Friday, September 16, 2016

Our Eight-Day Hatch

On the farm, from day to day, you are truly never for certain what events will take place like this incident.  Back in the spring I purchased five barred rock chickens for my Outdoor Classroom kids to view. For those unfamiliar with the term, “barred rock, ” it is a breed that resembles a piece of black and white checked gingham fabric.
A box-full of chicks. 

 In that purchase, I bought four pullets—a   young hen just starting to lay  eggs. Their eggs, initially, are significantly smaller than the older hens. And this breed lays brown ones.  And though I had no plans to have baby chicks, I got a rooster, meaning…. well everyone knows what that means, right? It means at daybreak I will hear the familiar,  "Cock-a-doodle-do. It’s a new day, time to get up,” crow. For that reason, and only, that reason, I got a rooster with my girls, but what follows I totally wasn’t expecting.  

On the farm, chickens and eggs go hand in hand. I love gathering eggs and so does Avah, my granddaughter, a carbon copy of myself—lover of farm animals and Nature. Much to my surprise, one day, in August, as we opened the nesting box door to gather the eggs, one of the hens was still on the nest, puffed up and purring when I started to reach under her for the eggs. “Oh my goodness,” I said to Avah. “Want to know what that means?” Of course she said with enthusiasm, “What?”  I smiled, “It means she wants to set on these eggs and hatch baby chicks.” Of course, those who have raised chickens know I could have easily foiled her plan by taking the eggs away and removing her from the nest until she gave up on the idea. After all, spring was well past when most hens hatch baby chicks.  
Truly,  it was so cool every morning to look in on these chicks, in a box on my counter top.
That I do believe means you are a true farm girl! 

But for Nature’s sake and especially for my granddaughter’s education, I decided to let Nature take its course. When the hen had eight eggs under her, I marked the calendar “setting.” Counted forward 21 days and wrote, “hatch.” As instructed, Avah   put an “X” on each egg so if the other hens rooted her from her nest, we could remove their new egg.

When the first hatch occurred, (go figure, two days prior than my calendar entry,) she tried to corral it back to the nest, but it kept wandering off. Knowing her job of keeping it warm as well as the nest of eggs she must have been torn as to what to do. I could see how those other eggs would soon chill and the eight-egg hatch would become a one-egg hatch if I didn’t intervene.

 In the kitchen, (where everything cool happens in a farmhouse) I made a make shift brooder with a cardboard box lined with newspaper with a small light bulb for heat. I stole the chick and brought it to the house. Every morning, even before I had my coffee, I scurried to the hen house to check for more chicks. “We have another one,” became the phrase of the day.  All told, one-by-one it took eight days for all the chicks to hatch. (Go figure!)  By the time the last one hatched the older ones had little checkered tail and wing feathers growing in such a short time.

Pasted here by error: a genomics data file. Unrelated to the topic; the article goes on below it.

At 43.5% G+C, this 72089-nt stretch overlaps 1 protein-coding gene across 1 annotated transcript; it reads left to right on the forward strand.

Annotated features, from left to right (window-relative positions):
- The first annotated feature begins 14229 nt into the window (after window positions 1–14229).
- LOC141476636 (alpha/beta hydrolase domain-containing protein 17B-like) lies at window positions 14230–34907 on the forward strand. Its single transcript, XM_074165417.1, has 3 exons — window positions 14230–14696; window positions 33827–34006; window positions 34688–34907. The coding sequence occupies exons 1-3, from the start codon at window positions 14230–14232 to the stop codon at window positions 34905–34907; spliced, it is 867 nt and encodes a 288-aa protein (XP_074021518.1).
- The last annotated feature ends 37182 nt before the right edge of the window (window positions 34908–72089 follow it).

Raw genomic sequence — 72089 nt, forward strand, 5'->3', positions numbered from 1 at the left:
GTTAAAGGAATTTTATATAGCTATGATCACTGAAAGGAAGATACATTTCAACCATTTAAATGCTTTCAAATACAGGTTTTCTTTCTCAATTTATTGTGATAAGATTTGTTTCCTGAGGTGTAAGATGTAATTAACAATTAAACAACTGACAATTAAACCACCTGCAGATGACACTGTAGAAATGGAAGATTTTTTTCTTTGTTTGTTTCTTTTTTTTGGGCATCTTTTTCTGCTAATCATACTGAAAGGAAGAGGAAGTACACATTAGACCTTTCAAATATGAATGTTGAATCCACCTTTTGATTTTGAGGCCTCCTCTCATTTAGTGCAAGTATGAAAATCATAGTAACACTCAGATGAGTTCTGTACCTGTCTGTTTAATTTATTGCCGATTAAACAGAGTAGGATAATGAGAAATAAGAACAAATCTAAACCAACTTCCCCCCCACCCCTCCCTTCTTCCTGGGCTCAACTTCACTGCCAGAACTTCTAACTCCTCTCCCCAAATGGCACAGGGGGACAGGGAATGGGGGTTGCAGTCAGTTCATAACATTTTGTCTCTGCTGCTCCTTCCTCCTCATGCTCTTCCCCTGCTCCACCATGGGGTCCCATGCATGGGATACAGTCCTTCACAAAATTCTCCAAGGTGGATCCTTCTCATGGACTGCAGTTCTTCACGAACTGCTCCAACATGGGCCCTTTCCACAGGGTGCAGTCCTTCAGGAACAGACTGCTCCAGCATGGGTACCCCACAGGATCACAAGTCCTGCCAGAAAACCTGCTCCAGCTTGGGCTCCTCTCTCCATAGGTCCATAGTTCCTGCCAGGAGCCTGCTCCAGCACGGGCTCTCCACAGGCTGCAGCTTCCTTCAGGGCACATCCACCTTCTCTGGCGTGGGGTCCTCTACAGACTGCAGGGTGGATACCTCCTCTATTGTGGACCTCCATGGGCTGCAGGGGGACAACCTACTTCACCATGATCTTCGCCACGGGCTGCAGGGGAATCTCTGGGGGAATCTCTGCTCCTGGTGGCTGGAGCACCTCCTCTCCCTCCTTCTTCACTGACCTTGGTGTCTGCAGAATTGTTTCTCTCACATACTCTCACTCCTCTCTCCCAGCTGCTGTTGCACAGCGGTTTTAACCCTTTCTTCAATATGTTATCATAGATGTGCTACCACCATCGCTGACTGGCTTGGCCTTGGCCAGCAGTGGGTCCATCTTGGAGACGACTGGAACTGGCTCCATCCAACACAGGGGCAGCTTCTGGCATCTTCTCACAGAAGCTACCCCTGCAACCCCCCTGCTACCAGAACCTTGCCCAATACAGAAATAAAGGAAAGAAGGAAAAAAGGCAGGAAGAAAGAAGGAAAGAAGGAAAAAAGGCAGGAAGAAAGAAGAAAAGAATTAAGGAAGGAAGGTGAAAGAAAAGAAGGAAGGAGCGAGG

Absolutely Amazing. I held it to my ear before it hatched and I could hear it chirping. 

Some would have said, “I have no time for this, let alone maintaining a make shift brooder, or having    it on my kitchen counter top!” But I tell you, “What an education you would miss out on.  I wasn’t doing it for me…I was doing it for the poor hen and the grandchildren's  education, and for Nature’s sake.”
Now, that we had a successful hatch with no casualties, it was time to return them to their momma. We made a special nursery box from a large dog kennel box. At first she pecked at her babies, especially the older ones, but soon became welcoming by puffing up, walking gingerly trying to gather them with a low, continuous clucking.

That evening, before bed, I dashed out to check on them, one more time. I couldn’t see any chicks since she was nestled in the straw and puffed up twice her size in the back corner, where they were keeping warm. “Good girl,” I told her. And as I closed the door I marveled,  And no one had to tell her how to do it. She just knew!”

So Here's the Thing...I don’t know why the hen went broody in the Fall as opposed to the Spring as usual, but I couldn’t be any happier for the education it bestowed upon us and to have been an instrument in the miracle of birth (or hatch in this instance.) The miracle of life, to this farm girl, always is, absolutely amazing! In all things...Take Joy!


Thursday, August 25, 2016

Happy Birth-Date August 28th Tasha Tudor

Remembering the life of Tasha Tudor with Tea Time

I have been fortunate enough to have visited the Tasha Tudor home two times.  Each visit was a wish come true. 

The first time, we made the trip, we didn't get to go inside her home, but no matter, just being there was a wish come true. Sadly, though, I didn't get to see Tasha  Tudor on my first tour, nor my second. She had passed away before  I could make arrangements to schedule a garden tour. 

On our second tour, we were blessed to be able  to go inside  her home.  Inside, it is  just as you see  in her  paintings. Seeing her small painting table (left just as if she had walked away for a cup of tea) was worth the price of admission. The family, you know,  does us a wonderful favor in keeping her place "alive" and open for all of us fans to visit. The money for admission helps with the upkeep of her home.